5. Finally, but I could go on and on in my observations, this emerging new Christianity no longer interprets Christian "hope" as some "pie-in-the-sky" future paradise that they alone will enjoy, along with those who agree with their theology, their eschatology and their exclusivist beliefs. No, these Christians would view "hope" the way Jesus their leader viewed it; the way the prophets of old viewed it; the way the entire biblical narrative views it: as a vision of the world wherein peace and justice and plenty for everyone exists in the here and now; a world that reflects "God's will on earth just as it is in heaven" (Matthew 6:10); a world where all people are treated equally, cared for, respected, fed and nurtured for the wonderful creations of God that they are; a world where all people regardless of color, sex, race, religion, political party, nationality or sexual orientation have a voice and a place; a world where people and nations, as the Prophet Isaiah put it, "beat their swords into plowshares and their spears into pruning hooks; where nation no longer takes up sword against nation; where war is no longer learned" (Isaiah 2:1-5).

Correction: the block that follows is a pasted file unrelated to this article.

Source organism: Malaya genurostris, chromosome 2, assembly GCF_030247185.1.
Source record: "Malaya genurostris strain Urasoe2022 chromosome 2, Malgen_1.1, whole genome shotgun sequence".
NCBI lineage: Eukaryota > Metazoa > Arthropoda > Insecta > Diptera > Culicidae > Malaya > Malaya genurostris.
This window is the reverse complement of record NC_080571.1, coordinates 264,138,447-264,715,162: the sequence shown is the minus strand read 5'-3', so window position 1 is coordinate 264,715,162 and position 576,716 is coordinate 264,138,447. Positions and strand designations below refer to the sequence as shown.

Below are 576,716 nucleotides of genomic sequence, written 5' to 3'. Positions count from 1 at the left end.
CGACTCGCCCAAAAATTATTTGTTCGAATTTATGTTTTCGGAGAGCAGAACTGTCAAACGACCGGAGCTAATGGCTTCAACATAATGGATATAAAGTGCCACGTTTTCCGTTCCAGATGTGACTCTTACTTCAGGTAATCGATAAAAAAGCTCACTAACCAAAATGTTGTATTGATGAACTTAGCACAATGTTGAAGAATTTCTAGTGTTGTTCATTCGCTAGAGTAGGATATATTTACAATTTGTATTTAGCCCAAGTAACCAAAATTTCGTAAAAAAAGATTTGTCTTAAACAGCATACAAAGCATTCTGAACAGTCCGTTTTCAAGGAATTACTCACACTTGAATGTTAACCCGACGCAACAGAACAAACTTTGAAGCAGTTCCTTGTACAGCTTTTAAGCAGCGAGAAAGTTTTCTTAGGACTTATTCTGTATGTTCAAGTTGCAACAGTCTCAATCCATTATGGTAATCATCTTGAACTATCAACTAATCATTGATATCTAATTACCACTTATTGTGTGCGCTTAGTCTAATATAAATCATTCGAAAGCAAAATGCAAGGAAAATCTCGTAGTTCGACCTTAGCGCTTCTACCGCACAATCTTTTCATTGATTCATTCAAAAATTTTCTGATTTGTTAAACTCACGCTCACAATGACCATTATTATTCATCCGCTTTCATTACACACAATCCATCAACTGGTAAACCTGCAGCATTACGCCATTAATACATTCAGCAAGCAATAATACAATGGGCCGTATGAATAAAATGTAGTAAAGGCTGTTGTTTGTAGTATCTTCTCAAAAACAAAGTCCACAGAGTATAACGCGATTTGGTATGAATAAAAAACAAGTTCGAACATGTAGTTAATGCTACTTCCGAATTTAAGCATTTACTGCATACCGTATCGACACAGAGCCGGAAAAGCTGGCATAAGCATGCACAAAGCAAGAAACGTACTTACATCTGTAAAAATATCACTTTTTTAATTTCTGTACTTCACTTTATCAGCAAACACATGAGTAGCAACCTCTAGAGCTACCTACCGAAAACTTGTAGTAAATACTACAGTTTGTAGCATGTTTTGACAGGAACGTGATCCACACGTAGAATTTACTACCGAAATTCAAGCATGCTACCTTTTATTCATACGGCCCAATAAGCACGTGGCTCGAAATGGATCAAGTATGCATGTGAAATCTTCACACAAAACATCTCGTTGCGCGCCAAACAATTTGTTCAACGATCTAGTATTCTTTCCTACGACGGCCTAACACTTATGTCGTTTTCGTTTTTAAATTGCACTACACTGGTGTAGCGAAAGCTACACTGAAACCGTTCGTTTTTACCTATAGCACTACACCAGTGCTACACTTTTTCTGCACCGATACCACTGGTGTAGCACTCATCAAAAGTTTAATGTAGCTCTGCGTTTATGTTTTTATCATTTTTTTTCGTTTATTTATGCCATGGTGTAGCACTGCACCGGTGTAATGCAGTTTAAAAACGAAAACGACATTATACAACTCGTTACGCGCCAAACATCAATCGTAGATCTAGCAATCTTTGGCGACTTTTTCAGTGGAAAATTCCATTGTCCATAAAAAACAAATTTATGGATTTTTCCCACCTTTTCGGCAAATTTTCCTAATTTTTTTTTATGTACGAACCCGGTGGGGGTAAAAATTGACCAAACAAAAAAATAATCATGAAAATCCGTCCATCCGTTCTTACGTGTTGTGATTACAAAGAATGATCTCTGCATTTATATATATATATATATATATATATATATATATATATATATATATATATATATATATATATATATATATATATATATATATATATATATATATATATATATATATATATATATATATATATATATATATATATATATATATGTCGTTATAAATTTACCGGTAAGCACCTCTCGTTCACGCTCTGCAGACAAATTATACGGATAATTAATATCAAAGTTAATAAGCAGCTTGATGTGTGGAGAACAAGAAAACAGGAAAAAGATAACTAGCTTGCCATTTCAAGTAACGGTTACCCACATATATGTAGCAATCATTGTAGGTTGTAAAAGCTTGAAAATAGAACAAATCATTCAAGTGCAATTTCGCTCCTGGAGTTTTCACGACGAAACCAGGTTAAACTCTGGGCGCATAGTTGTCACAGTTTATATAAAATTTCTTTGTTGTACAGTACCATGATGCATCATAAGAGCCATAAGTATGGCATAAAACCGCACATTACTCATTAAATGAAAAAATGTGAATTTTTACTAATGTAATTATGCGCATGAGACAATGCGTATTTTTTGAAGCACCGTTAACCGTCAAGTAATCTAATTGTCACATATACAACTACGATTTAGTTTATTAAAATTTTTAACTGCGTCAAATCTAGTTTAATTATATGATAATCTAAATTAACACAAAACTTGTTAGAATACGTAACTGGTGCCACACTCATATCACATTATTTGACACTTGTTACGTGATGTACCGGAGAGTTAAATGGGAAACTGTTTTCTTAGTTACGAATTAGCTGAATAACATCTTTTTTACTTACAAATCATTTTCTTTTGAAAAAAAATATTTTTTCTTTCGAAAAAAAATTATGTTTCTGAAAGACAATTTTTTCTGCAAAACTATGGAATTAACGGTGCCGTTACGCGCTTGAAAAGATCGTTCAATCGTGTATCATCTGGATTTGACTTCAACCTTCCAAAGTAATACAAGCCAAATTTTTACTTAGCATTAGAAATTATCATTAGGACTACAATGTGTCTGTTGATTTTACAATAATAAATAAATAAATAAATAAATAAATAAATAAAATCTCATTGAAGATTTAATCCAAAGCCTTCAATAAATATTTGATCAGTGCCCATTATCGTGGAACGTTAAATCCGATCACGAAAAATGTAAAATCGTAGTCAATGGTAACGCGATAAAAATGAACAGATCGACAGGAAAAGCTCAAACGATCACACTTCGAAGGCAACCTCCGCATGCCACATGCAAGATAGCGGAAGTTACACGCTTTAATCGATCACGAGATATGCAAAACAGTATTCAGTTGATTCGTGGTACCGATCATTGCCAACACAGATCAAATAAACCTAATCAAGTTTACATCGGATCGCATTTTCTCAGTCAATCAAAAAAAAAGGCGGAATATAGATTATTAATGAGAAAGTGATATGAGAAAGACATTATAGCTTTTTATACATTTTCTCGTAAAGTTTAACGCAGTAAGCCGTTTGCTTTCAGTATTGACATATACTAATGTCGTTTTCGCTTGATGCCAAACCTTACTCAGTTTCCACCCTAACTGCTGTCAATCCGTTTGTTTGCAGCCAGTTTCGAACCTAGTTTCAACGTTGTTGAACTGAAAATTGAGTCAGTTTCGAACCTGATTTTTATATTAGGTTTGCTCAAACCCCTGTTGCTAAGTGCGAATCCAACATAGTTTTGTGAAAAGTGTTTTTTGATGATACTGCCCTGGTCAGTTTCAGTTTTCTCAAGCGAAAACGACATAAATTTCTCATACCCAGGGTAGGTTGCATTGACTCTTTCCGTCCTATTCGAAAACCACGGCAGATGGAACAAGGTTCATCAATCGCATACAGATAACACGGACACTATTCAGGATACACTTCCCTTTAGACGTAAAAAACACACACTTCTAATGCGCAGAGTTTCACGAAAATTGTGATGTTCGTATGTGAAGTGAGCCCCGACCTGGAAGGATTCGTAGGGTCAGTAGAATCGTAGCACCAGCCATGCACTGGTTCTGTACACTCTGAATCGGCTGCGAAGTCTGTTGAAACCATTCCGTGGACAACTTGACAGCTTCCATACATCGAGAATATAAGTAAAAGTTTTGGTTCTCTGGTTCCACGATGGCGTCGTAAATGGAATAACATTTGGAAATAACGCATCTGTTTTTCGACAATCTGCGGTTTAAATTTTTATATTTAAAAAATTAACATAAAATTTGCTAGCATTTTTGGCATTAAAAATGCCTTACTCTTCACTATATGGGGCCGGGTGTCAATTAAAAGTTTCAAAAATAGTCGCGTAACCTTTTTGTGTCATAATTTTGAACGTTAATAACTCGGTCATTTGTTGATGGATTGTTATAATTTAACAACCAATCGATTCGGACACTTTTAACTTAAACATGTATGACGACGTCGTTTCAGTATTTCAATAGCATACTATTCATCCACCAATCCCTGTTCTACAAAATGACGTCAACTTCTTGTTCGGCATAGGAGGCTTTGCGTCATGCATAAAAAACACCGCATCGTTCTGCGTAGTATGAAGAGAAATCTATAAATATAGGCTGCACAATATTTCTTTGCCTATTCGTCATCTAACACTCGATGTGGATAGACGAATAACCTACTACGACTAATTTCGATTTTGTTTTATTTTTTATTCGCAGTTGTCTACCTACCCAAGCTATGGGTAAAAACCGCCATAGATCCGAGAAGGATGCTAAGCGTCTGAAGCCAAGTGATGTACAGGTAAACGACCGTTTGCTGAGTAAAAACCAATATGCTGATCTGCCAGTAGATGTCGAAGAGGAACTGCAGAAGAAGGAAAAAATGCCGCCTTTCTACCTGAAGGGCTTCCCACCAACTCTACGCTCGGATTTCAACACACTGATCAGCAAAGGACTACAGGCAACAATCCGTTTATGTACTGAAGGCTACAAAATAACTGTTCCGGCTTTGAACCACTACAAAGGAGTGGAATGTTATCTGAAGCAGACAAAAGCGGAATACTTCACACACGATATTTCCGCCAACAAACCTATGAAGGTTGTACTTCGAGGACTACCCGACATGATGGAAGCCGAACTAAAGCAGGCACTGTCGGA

It is this kind of church that will emerge and thrive. The others will die a slow and agonizingly painful death.
For all the reasons above, and a host of others, spirituality is thriving both inside and outside these new and emerging expressions of the Christian faith. For me, and a growing number of other progressive-minded Christians, that is a cause for hope.
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Author, Speaker, Thought Leader, Spiritual Teacher
October 14, 2013
That's the title of a new book written by Joani Schultz and Thom Schultz. And it's a question those leaving are more than ready to answer. The problem is, few insiders are listening.